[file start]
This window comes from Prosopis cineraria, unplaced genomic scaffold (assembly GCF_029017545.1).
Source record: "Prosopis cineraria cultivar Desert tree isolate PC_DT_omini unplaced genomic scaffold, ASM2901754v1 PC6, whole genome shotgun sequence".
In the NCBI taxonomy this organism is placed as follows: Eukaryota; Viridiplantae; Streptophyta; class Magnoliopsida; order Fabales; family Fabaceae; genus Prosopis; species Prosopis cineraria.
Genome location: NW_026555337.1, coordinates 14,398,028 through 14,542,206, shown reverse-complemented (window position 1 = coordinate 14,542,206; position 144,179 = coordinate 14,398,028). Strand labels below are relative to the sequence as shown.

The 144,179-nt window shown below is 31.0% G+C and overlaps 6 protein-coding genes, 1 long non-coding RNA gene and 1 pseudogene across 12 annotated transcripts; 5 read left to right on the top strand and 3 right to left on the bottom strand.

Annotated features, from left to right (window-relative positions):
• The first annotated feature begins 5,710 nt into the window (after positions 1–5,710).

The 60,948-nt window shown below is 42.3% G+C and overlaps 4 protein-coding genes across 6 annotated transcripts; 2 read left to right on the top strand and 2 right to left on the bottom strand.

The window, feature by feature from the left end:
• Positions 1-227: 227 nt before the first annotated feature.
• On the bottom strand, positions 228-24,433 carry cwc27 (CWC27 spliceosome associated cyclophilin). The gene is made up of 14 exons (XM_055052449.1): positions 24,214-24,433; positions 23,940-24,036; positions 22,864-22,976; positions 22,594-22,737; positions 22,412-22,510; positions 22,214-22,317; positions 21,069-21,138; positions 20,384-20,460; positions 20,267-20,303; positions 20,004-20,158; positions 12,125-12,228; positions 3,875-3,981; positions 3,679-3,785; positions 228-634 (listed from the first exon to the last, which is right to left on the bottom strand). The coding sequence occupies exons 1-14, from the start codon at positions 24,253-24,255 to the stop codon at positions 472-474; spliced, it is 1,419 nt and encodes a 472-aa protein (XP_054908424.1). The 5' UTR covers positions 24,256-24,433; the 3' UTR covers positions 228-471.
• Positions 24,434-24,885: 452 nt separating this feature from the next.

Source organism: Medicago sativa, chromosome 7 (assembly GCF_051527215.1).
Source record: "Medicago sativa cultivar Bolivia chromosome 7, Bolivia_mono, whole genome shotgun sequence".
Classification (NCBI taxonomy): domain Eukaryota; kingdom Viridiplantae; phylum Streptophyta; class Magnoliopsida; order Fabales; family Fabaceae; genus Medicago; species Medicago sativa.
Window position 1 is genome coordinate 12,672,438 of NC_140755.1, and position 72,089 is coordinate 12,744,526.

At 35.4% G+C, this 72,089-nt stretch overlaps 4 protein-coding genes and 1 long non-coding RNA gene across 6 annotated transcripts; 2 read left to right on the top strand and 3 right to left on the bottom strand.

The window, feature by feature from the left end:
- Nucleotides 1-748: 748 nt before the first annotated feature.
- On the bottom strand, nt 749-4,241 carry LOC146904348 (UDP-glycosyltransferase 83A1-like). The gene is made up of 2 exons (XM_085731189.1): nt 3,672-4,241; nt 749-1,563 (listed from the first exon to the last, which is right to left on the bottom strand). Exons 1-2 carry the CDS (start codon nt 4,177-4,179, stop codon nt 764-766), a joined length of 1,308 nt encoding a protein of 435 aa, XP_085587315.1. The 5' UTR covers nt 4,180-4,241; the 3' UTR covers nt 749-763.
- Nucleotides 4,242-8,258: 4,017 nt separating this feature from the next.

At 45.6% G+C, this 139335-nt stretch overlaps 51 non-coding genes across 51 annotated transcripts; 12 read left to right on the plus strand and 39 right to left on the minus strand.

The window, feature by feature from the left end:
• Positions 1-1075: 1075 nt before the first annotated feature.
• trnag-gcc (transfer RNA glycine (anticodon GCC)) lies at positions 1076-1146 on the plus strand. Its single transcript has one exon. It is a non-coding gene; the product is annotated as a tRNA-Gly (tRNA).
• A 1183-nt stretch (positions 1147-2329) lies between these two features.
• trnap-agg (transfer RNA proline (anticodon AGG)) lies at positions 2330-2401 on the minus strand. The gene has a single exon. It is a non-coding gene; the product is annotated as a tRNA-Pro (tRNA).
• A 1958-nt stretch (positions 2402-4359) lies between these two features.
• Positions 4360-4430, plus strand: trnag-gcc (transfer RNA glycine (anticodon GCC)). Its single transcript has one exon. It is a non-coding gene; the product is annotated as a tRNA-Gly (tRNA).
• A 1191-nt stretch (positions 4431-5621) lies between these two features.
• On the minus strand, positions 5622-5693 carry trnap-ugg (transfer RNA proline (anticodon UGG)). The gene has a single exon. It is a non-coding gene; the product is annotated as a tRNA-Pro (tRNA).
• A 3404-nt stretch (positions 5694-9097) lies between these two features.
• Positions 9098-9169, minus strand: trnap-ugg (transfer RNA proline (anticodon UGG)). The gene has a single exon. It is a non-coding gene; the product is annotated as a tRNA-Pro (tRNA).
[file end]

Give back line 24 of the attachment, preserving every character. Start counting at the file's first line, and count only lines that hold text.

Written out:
• Positions 1-1075: 1075 nt before the first annotated feature.